The Fermi Space Telescope has discovered gamma rays near the Sagittarius A* black hole at the center of the Milky Way.

Periodic gamma-ray bursts could be a new link in black hole research Gamma rays regularly observed from around Sagittarius A*, the black hole at the center of the Milky Way, are of interest to astrophysicists. The work of Gustavo Magallanes-Guion and Sergio Mendoza confirmed the existence of periodic pulses of this radiation.

Previous studies have shown the existence of a relatively stable supermassive black hole, Sagittarius A, at the center of our galaxy. Unlike many supermassive black holes at the centers of other galaxies, Sagittarius A does not attract large amounts of material or form jets of plasma.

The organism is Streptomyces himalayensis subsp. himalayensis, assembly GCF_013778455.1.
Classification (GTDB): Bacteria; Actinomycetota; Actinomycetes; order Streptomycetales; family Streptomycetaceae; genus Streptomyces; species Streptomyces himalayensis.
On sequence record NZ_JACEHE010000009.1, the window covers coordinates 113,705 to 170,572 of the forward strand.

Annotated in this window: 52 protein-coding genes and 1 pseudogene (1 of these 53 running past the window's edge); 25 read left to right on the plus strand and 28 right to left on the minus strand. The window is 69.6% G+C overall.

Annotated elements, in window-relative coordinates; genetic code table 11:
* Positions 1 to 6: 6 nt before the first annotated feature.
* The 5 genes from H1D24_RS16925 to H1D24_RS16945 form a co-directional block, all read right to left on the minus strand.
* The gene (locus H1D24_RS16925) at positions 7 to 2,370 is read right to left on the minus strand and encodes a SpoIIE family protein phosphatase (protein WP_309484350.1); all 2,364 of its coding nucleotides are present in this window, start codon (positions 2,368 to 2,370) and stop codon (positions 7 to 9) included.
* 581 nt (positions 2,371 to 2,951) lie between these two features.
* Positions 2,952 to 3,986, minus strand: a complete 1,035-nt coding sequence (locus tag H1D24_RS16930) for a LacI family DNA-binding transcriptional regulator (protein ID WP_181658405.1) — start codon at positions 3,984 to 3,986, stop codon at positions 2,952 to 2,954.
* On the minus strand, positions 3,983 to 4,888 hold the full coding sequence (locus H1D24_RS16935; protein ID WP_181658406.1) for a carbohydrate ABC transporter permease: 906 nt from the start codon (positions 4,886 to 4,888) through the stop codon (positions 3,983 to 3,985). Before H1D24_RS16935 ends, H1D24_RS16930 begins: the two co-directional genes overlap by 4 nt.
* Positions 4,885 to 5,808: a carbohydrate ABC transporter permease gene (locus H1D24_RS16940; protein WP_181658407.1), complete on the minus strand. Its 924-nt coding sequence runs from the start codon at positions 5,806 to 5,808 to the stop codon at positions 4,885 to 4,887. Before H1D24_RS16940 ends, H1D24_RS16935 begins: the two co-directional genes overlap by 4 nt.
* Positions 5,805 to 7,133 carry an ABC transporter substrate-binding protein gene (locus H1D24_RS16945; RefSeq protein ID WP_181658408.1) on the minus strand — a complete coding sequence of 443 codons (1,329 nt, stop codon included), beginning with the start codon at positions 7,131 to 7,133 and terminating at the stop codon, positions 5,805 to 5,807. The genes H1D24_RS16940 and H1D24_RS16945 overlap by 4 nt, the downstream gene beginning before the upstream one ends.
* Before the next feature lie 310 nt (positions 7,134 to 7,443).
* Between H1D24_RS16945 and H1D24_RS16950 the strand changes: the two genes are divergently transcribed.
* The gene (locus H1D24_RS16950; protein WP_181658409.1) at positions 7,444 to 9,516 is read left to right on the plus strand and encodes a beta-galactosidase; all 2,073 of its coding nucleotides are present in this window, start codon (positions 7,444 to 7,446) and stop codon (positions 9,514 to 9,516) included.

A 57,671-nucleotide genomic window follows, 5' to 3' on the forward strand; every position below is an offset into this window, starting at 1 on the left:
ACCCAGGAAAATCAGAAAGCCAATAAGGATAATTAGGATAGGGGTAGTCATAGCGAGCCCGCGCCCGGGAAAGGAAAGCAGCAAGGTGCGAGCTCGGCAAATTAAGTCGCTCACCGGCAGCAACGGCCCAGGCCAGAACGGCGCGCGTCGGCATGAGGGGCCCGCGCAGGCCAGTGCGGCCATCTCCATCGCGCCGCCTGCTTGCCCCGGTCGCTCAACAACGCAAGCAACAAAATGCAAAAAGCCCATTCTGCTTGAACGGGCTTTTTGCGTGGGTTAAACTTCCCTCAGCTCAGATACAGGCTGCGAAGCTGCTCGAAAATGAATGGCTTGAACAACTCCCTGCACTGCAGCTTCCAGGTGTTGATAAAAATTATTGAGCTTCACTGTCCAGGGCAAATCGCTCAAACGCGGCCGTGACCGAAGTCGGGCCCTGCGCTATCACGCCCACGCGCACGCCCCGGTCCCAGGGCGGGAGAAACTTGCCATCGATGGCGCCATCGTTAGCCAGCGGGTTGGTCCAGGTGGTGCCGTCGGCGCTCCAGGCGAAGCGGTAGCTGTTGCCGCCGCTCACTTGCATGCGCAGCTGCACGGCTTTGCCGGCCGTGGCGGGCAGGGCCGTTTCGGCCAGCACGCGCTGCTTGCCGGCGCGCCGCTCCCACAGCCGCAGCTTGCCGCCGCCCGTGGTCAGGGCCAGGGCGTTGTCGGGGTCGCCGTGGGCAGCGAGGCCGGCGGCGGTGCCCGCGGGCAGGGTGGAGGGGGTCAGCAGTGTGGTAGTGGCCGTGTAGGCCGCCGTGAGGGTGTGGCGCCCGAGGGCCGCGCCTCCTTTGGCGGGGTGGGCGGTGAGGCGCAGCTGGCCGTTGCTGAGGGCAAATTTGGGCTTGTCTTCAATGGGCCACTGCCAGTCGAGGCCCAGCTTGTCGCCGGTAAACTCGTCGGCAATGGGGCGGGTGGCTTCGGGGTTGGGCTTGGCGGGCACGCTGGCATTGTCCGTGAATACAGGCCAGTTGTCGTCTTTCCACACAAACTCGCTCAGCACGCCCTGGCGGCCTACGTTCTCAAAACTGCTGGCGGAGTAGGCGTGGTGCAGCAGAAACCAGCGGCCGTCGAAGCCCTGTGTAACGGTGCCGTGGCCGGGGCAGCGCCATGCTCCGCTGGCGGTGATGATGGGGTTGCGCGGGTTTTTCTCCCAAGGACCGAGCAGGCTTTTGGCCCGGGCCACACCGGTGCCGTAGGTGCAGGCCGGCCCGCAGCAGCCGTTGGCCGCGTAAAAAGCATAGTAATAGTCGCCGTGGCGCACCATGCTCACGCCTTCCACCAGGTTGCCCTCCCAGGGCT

In a new study, scientists discovered a ring-shaped cloud of gas orbiting Sagittarius A* at a distance roughly comparable to the distance from the Sun to Mercury. An important discovery was made in 2021, allowing scientists to identify gamma rays emanating from the region around Sagittarius A. Black holes do not emit radiation, so scientists already knew that black holes themselves were not the source of this radiation. However, the purpose of this study was to identify the source of this gamma ray. Scientists analyzed publicly available data obtained by the Fermi Gamma-ray Space Telescope between June and December 2022. Their analysis involved processing and searching for patterns. Researchers found that gamma-ray pulses from objects near Sagittarius A reach Earth every 76.32 minutes. These pulses have a periodicity corresponding to about half of the recorded X-ray flashes, and also originate from the region around Sagittarius A. This indicates the connection between these processes. Scientists believe that both gamma-ray and X-ray flare events are likely related to gas clouds orbiting Sagittarius A at nearly 30% the speed of light. They also suggest that this cloud may emit light at different wavelengths and flare periodically as it moves.